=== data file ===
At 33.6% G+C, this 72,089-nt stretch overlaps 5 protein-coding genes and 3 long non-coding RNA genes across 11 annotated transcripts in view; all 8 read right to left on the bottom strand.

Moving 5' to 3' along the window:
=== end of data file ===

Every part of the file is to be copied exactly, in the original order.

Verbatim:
At 33.6% G+C, this 72,089-nt stretch overlaps 5 protein-coding genes and 3 long non-coding RNA genes across 11 annotated transcripts in view; all 8 read right to left on the bottom strand.

Moving 5' to 3' along the window: